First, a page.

So now that I had a little more time with my new, improved non-school dependant schedule, I thought I’d finally get around to doing something with all those scraps I made from cutting up our school uniforms in July. (See Transition Year)
I decided on a pattern for the latest patchwork pillow creation, sat down to sew at my treadle sewing machine (See Seamstress) and BING…BONG. The teeth that move the fabric no longer moved the fabric. Well, this was something beyond my abilities to repair, so I asked my husband to look at it. He did, after a few weeks of nagging. It took him 20 minutes to fix.
So then I sit back down ready to roll, and CRUNCH. The wheel that turns the band that makes the whole rigmarole go was bent. Frustrated, I piled up my patchwork pieces and started in about getting a new sewing machine base.
My husband knew a guy whose mother had an old machine. But the mom didn’t want to sell. She had another older base she’d be willing to part with but it was crooked. One of the legs had been damaged over the years. And she wanted $500 pesos for it.
Then I remembered when we went to get a piano in Morelia (See Piano shopping) we had stopped at a roadside flea market and they had the most beautiful Singer sewing machine and base I had ever seen. After having bought our lovely piano earlier that day, I didn’t have any money on me for the sewing machine besides which it was a bit pricey. The guy wanted $2,000 pesos for the set (machine and base). Now that my own sewing machine was kaput, maybe we could see if he’d lower the price any. Consequently, my husband and I spent 3 weeks trying different random days and times to see if the place was open. No luck.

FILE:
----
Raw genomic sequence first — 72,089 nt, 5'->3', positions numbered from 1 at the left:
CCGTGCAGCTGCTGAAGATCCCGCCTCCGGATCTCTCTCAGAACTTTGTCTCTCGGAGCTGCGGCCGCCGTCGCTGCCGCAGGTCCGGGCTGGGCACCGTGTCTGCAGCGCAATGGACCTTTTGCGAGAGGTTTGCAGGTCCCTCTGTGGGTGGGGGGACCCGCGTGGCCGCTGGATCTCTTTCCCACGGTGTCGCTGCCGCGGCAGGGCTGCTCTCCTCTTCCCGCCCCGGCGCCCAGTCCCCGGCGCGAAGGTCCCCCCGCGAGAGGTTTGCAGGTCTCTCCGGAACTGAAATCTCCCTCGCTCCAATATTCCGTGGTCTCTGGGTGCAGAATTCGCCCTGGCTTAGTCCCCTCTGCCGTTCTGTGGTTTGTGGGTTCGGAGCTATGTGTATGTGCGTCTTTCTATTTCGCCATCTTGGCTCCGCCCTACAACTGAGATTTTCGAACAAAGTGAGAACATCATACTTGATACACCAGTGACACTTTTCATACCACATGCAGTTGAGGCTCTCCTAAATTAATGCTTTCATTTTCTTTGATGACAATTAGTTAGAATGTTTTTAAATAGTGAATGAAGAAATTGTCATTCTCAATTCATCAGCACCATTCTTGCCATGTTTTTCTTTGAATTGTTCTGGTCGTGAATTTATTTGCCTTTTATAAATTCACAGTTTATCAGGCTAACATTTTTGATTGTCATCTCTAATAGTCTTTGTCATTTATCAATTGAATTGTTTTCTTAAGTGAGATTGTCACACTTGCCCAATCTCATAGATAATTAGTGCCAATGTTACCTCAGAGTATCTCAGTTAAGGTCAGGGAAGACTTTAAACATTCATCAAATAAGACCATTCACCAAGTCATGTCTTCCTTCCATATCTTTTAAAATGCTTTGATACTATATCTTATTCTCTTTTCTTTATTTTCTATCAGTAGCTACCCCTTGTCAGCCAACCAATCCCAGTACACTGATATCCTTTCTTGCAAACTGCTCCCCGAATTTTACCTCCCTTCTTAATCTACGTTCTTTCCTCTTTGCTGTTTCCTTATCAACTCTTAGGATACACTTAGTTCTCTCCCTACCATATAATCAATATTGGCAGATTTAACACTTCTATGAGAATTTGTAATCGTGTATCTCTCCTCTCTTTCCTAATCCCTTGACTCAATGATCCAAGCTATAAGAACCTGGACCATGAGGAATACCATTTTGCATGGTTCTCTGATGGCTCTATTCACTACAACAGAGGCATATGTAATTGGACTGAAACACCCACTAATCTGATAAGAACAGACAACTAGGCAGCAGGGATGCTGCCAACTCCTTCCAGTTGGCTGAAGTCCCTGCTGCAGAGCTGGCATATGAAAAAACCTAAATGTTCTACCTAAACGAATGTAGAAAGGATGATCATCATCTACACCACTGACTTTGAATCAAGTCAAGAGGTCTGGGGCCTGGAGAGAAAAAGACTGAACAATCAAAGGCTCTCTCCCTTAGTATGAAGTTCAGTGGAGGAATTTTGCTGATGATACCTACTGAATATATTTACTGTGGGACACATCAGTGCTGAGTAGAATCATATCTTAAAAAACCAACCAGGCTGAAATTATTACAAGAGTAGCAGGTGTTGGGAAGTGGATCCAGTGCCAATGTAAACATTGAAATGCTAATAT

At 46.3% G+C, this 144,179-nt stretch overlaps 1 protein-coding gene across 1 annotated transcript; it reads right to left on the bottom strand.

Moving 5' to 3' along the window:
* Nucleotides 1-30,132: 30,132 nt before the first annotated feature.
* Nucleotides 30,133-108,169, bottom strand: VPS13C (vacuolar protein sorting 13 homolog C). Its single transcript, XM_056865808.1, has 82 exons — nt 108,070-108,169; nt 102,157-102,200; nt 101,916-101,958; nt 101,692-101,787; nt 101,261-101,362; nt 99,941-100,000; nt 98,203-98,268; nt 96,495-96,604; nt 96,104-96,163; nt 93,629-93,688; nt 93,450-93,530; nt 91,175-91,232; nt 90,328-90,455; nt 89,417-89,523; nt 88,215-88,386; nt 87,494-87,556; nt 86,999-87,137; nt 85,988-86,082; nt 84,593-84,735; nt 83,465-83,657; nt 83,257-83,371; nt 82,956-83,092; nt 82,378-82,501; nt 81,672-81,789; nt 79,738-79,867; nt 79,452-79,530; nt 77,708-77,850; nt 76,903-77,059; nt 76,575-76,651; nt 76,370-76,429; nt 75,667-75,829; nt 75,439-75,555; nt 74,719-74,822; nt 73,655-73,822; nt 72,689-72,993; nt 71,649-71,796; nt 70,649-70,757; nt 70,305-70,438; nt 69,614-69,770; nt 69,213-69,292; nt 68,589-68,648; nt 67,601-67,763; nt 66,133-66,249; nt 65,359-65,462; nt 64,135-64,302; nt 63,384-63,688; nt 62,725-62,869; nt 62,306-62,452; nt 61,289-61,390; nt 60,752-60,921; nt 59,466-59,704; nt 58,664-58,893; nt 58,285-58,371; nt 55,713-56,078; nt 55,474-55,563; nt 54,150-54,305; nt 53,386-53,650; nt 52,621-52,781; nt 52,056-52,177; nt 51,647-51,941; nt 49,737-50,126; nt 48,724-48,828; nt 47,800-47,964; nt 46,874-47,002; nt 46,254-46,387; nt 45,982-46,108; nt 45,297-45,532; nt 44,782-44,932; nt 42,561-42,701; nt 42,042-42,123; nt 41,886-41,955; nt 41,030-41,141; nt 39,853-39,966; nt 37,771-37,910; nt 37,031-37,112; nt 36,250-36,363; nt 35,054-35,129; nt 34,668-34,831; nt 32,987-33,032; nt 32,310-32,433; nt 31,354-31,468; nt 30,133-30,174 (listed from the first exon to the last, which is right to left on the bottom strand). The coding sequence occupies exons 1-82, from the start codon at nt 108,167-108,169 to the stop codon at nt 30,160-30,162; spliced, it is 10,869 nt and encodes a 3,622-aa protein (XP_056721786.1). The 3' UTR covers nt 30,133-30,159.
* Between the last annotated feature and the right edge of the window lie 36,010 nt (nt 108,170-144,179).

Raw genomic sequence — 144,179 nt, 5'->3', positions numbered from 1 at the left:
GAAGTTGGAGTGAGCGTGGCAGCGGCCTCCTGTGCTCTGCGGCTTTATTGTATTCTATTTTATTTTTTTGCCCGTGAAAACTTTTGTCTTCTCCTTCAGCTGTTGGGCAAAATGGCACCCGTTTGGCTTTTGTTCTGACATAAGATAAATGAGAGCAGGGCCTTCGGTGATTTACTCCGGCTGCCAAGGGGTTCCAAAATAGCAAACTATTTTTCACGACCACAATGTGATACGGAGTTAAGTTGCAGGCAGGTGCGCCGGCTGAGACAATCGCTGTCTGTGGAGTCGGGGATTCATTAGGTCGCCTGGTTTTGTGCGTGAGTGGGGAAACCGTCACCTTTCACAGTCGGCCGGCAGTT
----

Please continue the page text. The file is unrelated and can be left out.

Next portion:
On the way back from one of these fruitless trips, we drove past another junk shop in Moroleon. The owner was just setting out a wrought iron sewing machine base. We immediately stopped and asked the price. $250 pesos and he’d throw in the curvy part that covered the wheel so that the ladies skirts didn’t get tangled in it. I whipped out my wallet.
It was quite a trip home with this HEAVY iron between us on the motorcycle, but I was determined and hung on off the back of the motorcycle rack hoping that I wouldn’t fall off at every tope (speed bump). Me, the iron, the motorcycle and my husband arrived home safely. My husband spent the afternoon fiddling with it. The bolts were stripped and needed to be replaced. $20 pesos for a bag of bolts. Then it was rather rusty, so we picked up a can of paint ($50 pesos). It ended up that my husband didn’t put that wheel guard on. I mean I typically don’t sew with a full skirt on, so no worries about getting tangled. All in all, I’m delighted with the new improved sewing machine. It runs as smooth as a baby’s bottom (whatever that’s supposed to mean).
So then the question was what to do with the old base. As the wheel was bent, it really wasn’t going to be good to anyone as a serviceable item. Well, waste not, want not. My son varnished a piece of scrap wood and my husband mounted it to the base and voila, a new, vintage table. Everybody around here has at least one of these sewing machine base tables. And now I do too.
So now that the pillows are piling up, it’s time to head to the tianguis (flea market) and see if we can convert those old uniforms into a few pesos. My next project will be curtains for the upstairs windows. Stay tuned for details on that remodeling project.